Monday, November 9, 2009

Anniversaries, Awards and Things That Sometimes Seem to be Overrated

Flowers from Curtis, on our second anniversary...

This weekend my church celebrated twenty-five years. There was a walk down memory lane filled with speakers, pictures, videos and puppets from the past and present. Many out of town guests came back to see “where we are now” and to share with the more recent members “where we came from.”

I sat in the back with a couple friends and took in the experience. We sang old hymns and new praise tunes. We watched adults reenact old children messages. We listened to charter members recant the miracles of our past, that have brought us to where we are now. And then we cut and consumed twenty-seven (or so) different kinds of cake before departing for home, only to return twelve hours later for Sunday services.

Last week I attended a banquet celebrating local teachers for their stellar performances. Each district in the county celebrated one teacher for his or her unique and thoughtful teaching career. The teacher I accompanied to the banquet has a classroom that neighbors my own, and we frequent each other’s rooms regularly for a listening ear, pieces of chocolate, and computer print outs (since we share a printer). We make fun of each other to the students, and tease them for liking the other teacher better. New students sometimes get us confused, and once in a while we close our doors with joking scowls to the other because a class has gotten too loud.

She deserved the award. She’s challenging, thoughtful, and will listen to any student, any time—no matter how much grading she has to do.

Last July my husband and I celebrated two years of marriage. I made a nice dinner after he got home from a twelve hour shift delivering babies, and we sat together for a half hour before he secluded himself away to study. Eventually we would find time to take a break, but it would be a month later.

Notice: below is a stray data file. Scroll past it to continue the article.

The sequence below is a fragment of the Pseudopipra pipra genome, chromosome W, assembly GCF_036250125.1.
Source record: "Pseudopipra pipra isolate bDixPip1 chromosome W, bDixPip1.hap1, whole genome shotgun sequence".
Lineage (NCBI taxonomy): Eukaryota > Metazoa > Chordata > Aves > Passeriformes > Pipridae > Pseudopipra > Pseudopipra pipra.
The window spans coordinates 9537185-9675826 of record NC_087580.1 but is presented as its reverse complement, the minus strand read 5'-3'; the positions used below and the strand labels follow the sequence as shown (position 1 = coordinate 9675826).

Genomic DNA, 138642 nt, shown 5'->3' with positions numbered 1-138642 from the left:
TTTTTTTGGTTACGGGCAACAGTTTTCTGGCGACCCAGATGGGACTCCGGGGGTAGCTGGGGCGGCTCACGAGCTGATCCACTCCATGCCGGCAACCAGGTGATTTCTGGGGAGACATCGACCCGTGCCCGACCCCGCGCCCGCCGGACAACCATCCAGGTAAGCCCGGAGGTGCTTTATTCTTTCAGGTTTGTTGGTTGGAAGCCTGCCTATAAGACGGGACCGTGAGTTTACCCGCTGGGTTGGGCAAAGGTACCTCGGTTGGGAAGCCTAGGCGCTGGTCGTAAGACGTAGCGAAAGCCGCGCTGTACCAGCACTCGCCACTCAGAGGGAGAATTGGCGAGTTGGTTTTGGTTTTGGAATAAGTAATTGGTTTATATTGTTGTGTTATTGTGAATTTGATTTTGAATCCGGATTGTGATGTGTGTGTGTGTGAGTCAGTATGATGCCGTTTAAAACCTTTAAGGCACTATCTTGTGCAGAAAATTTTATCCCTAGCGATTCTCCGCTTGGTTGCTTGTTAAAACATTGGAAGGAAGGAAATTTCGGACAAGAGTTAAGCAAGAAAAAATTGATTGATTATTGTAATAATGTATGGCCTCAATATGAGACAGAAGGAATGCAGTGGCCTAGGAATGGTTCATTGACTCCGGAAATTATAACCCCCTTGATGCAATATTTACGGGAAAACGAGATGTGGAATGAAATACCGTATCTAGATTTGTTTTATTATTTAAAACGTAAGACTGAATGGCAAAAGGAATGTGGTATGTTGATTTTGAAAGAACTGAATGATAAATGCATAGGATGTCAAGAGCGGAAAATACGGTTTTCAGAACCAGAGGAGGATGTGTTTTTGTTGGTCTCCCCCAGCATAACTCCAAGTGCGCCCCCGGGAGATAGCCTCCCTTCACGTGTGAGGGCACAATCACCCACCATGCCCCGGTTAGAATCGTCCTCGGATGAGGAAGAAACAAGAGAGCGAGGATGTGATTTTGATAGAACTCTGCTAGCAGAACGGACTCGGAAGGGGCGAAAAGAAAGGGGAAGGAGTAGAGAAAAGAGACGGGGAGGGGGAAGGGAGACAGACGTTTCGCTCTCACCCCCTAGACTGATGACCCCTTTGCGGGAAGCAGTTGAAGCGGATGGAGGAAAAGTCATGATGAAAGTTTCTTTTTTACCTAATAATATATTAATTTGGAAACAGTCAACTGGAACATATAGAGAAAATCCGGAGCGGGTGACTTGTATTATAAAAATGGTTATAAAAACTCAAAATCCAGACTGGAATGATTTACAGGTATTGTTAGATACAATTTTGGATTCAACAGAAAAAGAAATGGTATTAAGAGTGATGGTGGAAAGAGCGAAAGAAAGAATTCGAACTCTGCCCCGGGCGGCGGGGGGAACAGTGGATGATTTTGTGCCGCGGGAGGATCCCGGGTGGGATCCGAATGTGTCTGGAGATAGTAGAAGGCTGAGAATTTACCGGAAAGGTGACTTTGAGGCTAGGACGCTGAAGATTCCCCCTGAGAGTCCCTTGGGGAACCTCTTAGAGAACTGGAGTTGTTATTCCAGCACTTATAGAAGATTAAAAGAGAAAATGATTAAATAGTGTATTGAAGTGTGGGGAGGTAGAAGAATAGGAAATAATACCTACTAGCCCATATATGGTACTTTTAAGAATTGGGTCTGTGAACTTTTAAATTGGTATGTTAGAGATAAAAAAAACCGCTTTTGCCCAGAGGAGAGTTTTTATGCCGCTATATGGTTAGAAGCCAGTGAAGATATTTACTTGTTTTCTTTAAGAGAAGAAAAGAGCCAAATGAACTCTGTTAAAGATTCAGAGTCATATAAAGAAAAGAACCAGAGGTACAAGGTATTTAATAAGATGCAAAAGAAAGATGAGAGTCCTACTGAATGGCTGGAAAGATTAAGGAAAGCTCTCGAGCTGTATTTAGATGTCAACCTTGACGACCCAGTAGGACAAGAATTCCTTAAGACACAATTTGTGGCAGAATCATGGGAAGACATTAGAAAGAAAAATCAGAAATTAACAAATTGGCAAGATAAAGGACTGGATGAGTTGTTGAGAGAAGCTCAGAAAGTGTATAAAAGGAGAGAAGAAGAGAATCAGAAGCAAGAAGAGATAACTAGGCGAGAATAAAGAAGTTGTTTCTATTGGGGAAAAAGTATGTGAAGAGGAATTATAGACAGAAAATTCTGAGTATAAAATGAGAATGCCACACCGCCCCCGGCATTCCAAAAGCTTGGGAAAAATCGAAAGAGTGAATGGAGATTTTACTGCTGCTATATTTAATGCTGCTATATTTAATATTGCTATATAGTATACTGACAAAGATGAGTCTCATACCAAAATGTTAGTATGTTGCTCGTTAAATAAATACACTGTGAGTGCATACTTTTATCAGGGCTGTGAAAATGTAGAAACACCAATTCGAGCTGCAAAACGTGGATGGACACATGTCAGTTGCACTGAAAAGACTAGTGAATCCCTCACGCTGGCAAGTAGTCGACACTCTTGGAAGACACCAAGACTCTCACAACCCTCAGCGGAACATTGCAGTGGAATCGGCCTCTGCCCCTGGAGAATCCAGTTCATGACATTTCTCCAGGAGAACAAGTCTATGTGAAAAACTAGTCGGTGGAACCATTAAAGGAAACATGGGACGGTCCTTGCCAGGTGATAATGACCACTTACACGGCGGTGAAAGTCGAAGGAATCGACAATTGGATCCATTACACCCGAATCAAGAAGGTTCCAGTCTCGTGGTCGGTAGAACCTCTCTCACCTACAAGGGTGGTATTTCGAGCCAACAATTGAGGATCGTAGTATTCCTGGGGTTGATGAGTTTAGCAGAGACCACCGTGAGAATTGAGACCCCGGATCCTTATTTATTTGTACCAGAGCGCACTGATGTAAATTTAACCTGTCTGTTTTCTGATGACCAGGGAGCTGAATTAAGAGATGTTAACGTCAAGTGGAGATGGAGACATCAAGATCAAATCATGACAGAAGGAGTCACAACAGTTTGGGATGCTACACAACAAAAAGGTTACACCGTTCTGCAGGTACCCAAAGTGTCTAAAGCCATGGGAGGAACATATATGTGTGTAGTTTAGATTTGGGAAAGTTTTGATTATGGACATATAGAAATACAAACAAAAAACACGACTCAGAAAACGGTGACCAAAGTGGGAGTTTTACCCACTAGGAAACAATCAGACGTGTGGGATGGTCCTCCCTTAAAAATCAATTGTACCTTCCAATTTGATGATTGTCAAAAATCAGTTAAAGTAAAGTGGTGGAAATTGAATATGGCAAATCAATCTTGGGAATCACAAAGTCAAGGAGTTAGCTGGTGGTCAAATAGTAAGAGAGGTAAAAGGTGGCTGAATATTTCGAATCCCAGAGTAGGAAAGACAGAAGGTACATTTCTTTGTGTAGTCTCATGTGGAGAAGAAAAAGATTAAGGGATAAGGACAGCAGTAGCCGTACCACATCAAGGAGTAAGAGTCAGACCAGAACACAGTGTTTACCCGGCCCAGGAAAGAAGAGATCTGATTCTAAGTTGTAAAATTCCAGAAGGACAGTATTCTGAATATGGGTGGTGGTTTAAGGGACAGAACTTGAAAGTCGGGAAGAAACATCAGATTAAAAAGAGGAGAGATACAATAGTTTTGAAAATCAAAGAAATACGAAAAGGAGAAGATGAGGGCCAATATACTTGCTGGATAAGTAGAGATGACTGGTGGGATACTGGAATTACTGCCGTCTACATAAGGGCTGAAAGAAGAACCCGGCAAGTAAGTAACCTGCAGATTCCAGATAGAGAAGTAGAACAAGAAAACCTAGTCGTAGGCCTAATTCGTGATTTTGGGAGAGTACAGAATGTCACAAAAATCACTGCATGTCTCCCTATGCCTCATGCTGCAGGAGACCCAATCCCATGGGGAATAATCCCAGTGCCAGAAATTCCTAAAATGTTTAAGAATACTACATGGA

And I was okay with that.

I have always prided myself on being low-maintenance. When we were dating, it wasn’t important to me to keep close track of how long we had been together, and to celebrate various increments as we reached them.

Last month I received a plastic plaque celebrating my finish in a local marathon. The race was miserable, my finish disappointing. It seemed ironic to receive a carefully packaged object celebrating a time that I was not proud of, something that seemed far below my potential or expectations.

I was very proud of myself for finishing; I didn’t need a plaque.

Last year I saw an episode of “The Office” where a character seeks to motivate employees by giving out tokens (Schrute Bucks) for good behavior. Earn enough and trade them in for rewards. The parody successfully critiqued our current culture, where reward and recognition is of the utmost important, while pride in performance—in and of itself—is seemingly not enough.

I am guilty of handing out my own Schrute-Bucks in the classroom, stamping and stickering perfect homework papers, promising the students rewards for gathering a collection. No homework! Trade a bad grade in! Earn a party! Long assignments garner DOUBLE STAMP rewards. And the truth is I have never seen fourteen year olds so attentive to detail.

Unfortunately, it works.

I have sold my soul to the culture of incentive-based-performance.

What does this have to do with a church celebration? Or my anniversary? Or a well-deserved award? (Or a disregarded one?)…in my mind they are not so different. They are all celebrations of occasions: a successful church, a continuing marriage, a thriving professional, a perfect paper.

This string of celebrations over the past few months, some that I embraced and appreciated more than others, caused me to realize that somewhere there is a line between celebrations that are frivolous and selfishly motivated and those that are worthy of months of planning.

Because some milestones truly matter.

Six months of dating? Not really. Thirty-seven perfect answers to questions about present, past and future perfect tense? That’s pushing it. Twenty-five years of building a thriving supportive community? Absolutely.

When it comes down to it, celebrations and awards and milestones are all opportunities for encouragement, for a job well done, and for work that has been done well and should continue. Sometimes the immediacy of everything in the present causes us to lose sight of the entire journey. Sometimes we need to take a minute to appreciate the beauty of what has come already to appreciate the potential for the future.

And that is when these milestones come in handy. May my cynicism of the culture and my disdain for social niceties never keep me from offering true and genuine encouragement.


  1. I stopped by your blog last week and read and read, then I came back today and loved this post too. I love your writing and appreciate your perspective. From here on out, I'll be here, following you =)

  2. Thanks, Natalie. I have really enjoyed being more intentional about writing these past few months. I love that I'll have a record of where I've been. It's nice to know someone else enjoys it as well. :)